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Congratulations on deciding to get a new puppy. Now that you have made this big decision, it’s time to think about what you need for them.
Puppies require a lot of stuff, but it can be hard to know what is needed and what is not. And going to the pet store without any idea of what you need can be overwhelming.
Much of what is on this list will be difficult to purchase until you’ve picked out your puppy. But you will want to purchase most of it prior to bringing the puppy home.
It’s easier to shop for puppy supplies without your new puppy than with. For Luna, we had everything we needed, because we already had Morgan, except for her crate. So, we took Luna with to pick up the crate before going home.
It was much more difficult than it needed to be. Luna was scared and then we had to stop at the pet store, so we could get a crate big enough for her. We ended up just getting something that would work for a little while, so we could get her settled at home.
I do not recommend bringing a new puppy to the store with you. Once your puppy is used to you, then you can take them to the pet store, but not until then.
Must-haves for a puppy
1. A Crate
A crate is necessary if you are going to crate train your puppy. Crate training is highly recommended, so your puppy can have a safe place to be when not being watched.
Puppies can quickly get in trouble when not being supervised, whether it be chewing something they shouldn’t or having a potty accident. Crates limit both by limiting the puppy’s access to the house while not being supervised.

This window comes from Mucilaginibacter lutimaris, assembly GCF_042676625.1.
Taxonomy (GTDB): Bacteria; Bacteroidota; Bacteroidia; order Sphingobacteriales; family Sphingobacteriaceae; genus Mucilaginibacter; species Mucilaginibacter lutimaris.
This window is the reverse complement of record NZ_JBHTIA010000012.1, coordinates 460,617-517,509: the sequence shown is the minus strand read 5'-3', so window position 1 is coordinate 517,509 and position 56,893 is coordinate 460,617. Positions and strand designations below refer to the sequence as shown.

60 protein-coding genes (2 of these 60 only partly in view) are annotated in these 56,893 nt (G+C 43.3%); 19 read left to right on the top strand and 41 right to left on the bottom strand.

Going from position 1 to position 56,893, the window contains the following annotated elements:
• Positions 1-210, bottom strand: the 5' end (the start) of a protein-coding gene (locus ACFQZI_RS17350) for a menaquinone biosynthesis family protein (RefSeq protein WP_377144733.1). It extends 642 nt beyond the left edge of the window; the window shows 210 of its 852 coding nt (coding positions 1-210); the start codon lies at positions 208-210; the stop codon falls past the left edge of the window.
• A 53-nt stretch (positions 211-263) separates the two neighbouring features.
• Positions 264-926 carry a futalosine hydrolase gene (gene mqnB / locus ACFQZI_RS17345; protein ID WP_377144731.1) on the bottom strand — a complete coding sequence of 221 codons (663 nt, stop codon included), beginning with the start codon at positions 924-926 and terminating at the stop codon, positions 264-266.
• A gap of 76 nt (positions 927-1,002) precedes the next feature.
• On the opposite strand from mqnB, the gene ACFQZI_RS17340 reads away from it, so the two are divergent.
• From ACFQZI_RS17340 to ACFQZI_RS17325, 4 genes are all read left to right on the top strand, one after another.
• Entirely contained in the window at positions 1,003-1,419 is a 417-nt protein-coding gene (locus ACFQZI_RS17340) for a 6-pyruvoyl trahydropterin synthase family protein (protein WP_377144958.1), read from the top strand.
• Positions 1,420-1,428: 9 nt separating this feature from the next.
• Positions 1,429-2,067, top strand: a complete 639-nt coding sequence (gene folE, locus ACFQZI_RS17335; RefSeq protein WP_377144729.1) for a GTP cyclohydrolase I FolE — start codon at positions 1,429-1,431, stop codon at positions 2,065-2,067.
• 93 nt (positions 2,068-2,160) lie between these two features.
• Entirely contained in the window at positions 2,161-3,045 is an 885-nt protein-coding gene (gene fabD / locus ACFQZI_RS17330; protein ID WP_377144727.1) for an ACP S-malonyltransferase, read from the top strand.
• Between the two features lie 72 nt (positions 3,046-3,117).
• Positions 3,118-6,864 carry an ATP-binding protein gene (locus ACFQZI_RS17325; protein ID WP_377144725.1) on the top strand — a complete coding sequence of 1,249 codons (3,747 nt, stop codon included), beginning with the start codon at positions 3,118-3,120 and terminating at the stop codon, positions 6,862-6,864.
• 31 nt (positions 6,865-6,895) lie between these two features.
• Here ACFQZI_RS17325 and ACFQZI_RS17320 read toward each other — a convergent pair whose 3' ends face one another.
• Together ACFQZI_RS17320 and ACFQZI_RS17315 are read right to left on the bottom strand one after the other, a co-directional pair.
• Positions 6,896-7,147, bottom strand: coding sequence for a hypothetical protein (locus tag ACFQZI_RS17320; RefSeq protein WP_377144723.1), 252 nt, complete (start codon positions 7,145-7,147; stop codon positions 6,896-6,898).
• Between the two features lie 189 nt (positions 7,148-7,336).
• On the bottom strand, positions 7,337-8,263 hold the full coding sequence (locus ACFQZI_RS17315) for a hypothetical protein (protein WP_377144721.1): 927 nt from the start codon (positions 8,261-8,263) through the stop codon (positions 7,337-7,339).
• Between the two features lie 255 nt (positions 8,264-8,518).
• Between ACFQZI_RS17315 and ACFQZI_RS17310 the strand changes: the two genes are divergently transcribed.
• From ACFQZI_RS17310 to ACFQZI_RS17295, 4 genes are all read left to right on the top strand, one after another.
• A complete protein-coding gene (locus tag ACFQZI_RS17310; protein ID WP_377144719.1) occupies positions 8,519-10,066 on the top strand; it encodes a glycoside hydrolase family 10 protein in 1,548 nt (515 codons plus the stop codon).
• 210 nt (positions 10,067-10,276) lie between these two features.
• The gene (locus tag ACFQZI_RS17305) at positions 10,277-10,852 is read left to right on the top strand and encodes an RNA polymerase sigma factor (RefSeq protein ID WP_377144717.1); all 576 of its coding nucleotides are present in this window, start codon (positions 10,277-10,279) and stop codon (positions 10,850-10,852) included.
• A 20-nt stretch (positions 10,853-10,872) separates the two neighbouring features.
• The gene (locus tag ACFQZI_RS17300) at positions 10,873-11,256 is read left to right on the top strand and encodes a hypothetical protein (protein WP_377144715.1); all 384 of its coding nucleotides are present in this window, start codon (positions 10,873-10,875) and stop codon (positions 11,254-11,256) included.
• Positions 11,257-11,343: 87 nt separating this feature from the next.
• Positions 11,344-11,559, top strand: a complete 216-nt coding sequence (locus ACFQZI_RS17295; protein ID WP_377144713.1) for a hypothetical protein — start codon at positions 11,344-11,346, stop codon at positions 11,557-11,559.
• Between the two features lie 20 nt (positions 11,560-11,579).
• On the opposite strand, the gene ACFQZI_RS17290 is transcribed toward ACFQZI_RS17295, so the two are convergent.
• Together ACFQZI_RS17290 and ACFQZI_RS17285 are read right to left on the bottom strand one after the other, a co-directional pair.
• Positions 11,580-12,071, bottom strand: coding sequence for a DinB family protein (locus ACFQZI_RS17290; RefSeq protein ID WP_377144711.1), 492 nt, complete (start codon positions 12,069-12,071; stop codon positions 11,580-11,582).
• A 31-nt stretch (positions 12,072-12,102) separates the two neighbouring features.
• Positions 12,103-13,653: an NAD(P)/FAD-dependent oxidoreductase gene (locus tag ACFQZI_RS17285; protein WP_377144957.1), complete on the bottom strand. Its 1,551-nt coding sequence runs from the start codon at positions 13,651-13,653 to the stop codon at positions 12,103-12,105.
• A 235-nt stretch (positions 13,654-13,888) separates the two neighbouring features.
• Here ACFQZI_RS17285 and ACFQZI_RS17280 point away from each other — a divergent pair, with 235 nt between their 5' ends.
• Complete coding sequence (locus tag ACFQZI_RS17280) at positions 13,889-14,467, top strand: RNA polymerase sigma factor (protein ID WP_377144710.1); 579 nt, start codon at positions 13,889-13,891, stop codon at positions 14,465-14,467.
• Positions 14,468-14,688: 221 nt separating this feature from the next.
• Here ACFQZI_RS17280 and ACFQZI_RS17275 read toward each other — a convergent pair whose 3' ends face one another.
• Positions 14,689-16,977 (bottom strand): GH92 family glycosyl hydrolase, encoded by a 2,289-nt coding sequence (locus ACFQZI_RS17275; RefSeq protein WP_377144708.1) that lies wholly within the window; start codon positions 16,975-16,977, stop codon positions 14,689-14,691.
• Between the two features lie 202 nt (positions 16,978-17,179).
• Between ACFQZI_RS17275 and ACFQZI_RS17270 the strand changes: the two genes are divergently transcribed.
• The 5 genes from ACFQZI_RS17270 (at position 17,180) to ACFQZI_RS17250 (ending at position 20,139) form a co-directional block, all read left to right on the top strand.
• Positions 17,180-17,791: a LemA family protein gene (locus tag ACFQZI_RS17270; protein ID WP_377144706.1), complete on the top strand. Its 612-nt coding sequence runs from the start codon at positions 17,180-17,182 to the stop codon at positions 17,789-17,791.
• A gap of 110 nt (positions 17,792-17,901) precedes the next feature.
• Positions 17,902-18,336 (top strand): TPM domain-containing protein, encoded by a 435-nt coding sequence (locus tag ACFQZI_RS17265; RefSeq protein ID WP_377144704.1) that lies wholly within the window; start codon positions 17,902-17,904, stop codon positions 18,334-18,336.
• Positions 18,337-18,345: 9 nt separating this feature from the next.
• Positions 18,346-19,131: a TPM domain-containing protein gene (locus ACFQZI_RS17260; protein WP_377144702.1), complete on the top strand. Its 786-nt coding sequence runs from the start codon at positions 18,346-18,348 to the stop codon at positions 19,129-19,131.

A crate can also become a puppy’s safe place where the puppy will go when they need alone time. Luna loves her crate and will go in it off and on throughout the day.
Hard-sided crates and wire crates are generally safe to keep your puppy in while unsupervised, but I would not leave a puppy in a soft-sided crate as they could easily break their way out of those by chewing and scratching.
While no crate is escape proof, the wire and hard sided types will be less likely to be broken out of.
The other thing to consider is that the hard sided crates are much easier to find for little dogs than those on the larger side.
Gates are helpful if there is a spot in the house that you don’t want the puppy to go even once they are house trained. I have a gate up to keep both dogs out of the laundry room.
That’s where I keep the kitty food and litter box and the only way to keep the dogs out of those items is to block it off. Kitty can jump the gate but neither dog “can.” I say “can” because Luna could if she tried, but she hasn’t tried.
3. Puppy food
To start off with I recommend using the food that your new puppy is on when you get him or her. I think it’s better to not change everything all at once on your puppy.
If you don’t like the food they are on, I would talk with the vet and do some research. Then choose a high-quality puppy food and slowly switch from the old food to the new food.
Both Morgan and Luna had to be on several different foods before I found something that worked for them. But I waited a few weeks before switching so they were used to my home first.
4. Dog training book
You can also sign up for puppy training classes to help train your new puppy, but I recommend getting a good training book too.
5. Collar and leash
Besides the fact that most towns and cities have leash laws, it is also safer to have your puppy on a leash. Puppies are easily distracted an won’t know to come when called (at least until you have trained them) so it would be easy for them to get lost without a leash.
A collar also gives you a place to attach their id tags (more on that in a bit).
A harness is recommended to use when walking instead of a collar. A harness makes it less likely for your puppy to hurt its trachea if they pull a lot when on a leash.
Here is a review of three harnesses (well two and a head halter) that I’ve tried with Luna to reduce her pulling.
7. ID tag